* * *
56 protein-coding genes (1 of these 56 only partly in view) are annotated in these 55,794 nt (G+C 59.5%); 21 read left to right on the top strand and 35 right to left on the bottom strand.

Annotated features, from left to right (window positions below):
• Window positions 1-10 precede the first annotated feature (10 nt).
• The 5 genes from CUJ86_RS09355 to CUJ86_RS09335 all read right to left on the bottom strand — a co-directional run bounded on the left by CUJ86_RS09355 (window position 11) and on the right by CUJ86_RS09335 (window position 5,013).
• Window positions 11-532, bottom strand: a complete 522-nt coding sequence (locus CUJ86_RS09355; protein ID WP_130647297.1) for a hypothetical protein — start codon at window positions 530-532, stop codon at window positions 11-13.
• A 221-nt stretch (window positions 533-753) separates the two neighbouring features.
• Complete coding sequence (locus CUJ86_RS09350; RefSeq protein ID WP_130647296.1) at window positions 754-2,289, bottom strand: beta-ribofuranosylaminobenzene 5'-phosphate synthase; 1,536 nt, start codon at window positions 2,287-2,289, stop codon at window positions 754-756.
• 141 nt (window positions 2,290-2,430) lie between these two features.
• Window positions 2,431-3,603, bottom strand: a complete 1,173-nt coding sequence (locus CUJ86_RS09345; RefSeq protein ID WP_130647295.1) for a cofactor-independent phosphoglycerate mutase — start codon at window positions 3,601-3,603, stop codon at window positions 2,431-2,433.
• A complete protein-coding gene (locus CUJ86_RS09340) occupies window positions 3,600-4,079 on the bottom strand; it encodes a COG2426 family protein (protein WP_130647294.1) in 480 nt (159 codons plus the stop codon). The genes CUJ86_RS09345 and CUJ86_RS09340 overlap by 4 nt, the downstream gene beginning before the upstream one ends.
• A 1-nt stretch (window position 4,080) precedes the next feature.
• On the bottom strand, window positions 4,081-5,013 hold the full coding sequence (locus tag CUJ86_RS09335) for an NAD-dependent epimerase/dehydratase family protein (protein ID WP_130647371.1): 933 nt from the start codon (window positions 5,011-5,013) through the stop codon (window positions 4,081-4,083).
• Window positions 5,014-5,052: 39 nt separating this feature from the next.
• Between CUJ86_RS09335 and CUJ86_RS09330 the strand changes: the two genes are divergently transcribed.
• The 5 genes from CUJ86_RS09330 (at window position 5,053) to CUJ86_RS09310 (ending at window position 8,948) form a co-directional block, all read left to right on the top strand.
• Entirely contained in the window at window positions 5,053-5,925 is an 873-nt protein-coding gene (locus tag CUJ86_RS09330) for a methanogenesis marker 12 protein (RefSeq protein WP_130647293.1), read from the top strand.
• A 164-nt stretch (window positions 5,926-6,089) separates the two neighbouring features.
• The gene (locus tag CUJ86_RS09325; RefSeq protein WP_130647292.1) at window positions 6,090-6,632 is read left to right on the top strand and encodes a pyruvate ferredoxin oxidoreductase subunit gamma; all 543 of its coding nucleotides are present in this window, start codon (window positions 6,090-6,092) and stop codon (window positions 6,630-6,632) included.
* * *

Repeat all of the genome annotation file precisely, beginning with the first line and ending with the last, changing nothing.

56 protein-coding genes (1 of these 56 only partly in view) are annotated in these 55,794 nt (G+C 59.5%); 21 read left to right on the top strand and 35 right to left on the bottom strand.

Annotated features, from left to right (window positions below):
• Window positions 1-10 precede the first annotated feature (10 nt).
• The 5 genes from CUJ86_RS09355 to CUJ86_RS09335 all read right to left on the bottom strand — a co-directional run bounded on the left by CUJ86_RS09355 (window position 11) and on the right by CUJ86_RS09335 (window position 5,013).
• Window positions 11-532, bottom strand: a complete 522-nt coding sequence (locus CUJ86_RS09355; protein ID WP_130647297.1) for a hypothetical protein — start codon at window positions 530-532, stop codon at window positions 11-13.
• A 221-nt stretch (window positions 533-753) separates the two neighbouring features.
• Complete coding sequence (locus CUJ86_RS09350; RefSeq protein ID WP_130647296.1) at window positions 754-2,289, bottom strand: beta-ribofuranosylaminobenzene 5'-phosphate synthase; 1,536 nt, start codon at window positions 2,287-2,289, stop codon at window positions 754-756.
• 141 nt (window positions 2,290-2,430) lie between these two features.
• Window positions 2,431-3,603, bottom strand: a complete 1,173-nt coding sequence (locus CUJ86_RS09345; RefSeq protein ID WP_130647295.1) for a cofactor-independent phosphoglycerate mutase — start codon at window positions 3,601-3,603, stop codon at window positions 2,431-2,433.
• A complete protein-coding gene (locus CUJ86_RS09340) occupies window positions 3,600-4,079 on the bottom strand; it encodes a COG2426 family protein (protein WP_130647294.1) in 480 nt (159 codons plus the stop codon). The genes CUJ86_RS09345 and CUJ86_RS09340 overlap by 4 nt, the downstream gene beginning before the upstream one ends.
• A 1-nt stretch (window position 4,080) precedes the next feature.
• On the bottom strand, window positions 4,081-5,013 hold the full coding sequence (locus tag CUJ86_RS09335) for an NAD-dependent epimerase/dehydratase family protein (protein ID WP_130647371.1): 933 nt from the start codon (window positions 5,011-5,013) through the stop codon (window positions 4,081-4,083).
• Window positions 5,014-5,052: 39 nt separating this feature from the next.
• Between CUJ86_RS09335 and CUJ86_RS09330 the strand changes: the two genes are divergently transcribed.
• The 5 genes from CUJ86_RS09330 (at window position 5,053) to CUJ86_RS09310 (ending at window position 8,948) form a co-directional block, all read left to right on the top strand.
• Entirely contained in the window at window positions 5,053-5,925 is an 873-nt protein-coding gene (locus tag CUJ86_RS09330) for a methanogenesis marker 12 protein (RefSeq protein WP_130647293.1), read from the top strand.
• A 164-nt stretch (window positions 5,926-6,089) separates the two neighbouring features.
• The gene (locus tag CUJ86_RS09325; RefSeq protein WP_130647292.1) at window positions 6,090-6,632 is read left to right on the top strand and encodes a pyruvate ferredoxin oxidoreductase subunit gamma; all 543 of its coding nucleotides are present in this window, start codon (window positions 6,090-6,092) and stop codon (window positions 6,630-6,632) included.